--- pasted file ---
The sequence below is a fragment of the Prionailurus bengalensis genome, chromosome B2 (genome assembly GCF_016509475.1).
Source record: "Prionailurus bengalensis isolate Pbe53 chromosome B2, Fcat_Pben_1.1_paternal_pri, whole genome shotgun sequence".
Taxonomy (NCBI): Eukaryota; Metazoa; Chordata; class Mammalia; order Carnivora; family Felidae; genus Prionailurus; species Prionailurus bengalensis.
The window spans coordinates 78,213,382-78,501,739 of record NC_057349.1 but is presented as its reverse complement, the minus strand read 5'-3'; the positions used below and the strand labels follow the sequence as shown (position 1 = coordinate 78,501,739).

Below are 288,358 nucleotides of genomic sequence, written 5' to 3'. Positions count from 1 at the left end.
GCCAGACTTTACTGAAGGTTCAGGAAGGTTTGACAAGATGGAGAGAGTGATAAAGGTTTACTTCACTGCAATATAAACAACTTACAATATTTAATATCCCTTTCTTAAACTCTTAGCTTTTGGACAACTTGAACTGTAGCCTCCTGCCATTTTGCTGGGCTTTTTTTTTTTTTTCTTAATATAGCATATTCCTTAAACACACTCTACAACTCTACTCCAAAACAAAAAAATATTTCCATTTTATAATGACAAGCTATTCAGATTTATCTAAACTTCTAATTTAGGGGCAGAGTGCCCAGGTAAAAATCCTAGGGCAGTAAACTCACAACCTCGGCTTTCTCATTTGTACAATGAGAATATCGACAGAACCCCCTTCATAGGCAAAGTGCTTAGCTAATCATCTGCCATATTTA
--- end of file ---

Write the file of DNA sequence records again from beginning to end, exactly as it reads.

The sequence below is a fragment of the Prionailurus bengalensis genome, chromosome B2 (genome assembly GCF_016509475.1).
Source record: "Prionailurus bengalensis isolate Pbe53 chromosome B2, Fcat_Pben_1.1_paternal_pri, whole genome shotgun sequence".
Taxonomy (NCBI): Eukaryota; Metazoa; Chordata; class Mammalia; order Carnivora; family Felidae; genus Prionailurus; species Prionailurus bengalensis.
The window spans coordinates 78,213,382-78,501,739 of record NC_057349.1 but is presented as its reverse complement, the minus strand read 5'-3'; the positions used below and the strand labels follow the sequence as shown (position 1 = coordinate 78,501,739).

Below are 288,358 nucleotides of genomic sequence, written 5' to 3'. Positions count from 1 at the left end.
GCCAGACTTTACTGAAGGTTCAGGAAGGTTTGACAAGATGGAGAGAGTGATAAAGGTTTACTTCACTGCAATATAAACAACTTACAATATTTAATATCCCTTTCTTAAACTCTTAGCTTTTGGACAACTTGAACTGTAGCCTCCTGCCATTTTGCTGGGCTTTTTTTTTTTTTTCTTAATATAGCATATTCCTTAAACACACTCTACAACTCTACTCCAAAACAAAAAAATATTTCCATTTTATAATGACAAGCTATTCAGATTTATCTAAACTTCTAATTTAGGGGCAGAGTGCCCAGGTAAAAATCCTAGGGCAGTAAACTCACAACCTCGGCTTTCTCATTTGTACAATGAGAATATCGACAGAACCCCCTTCATAGGCAAAGTGCTTAGCTAATCATCTGCCATATTTA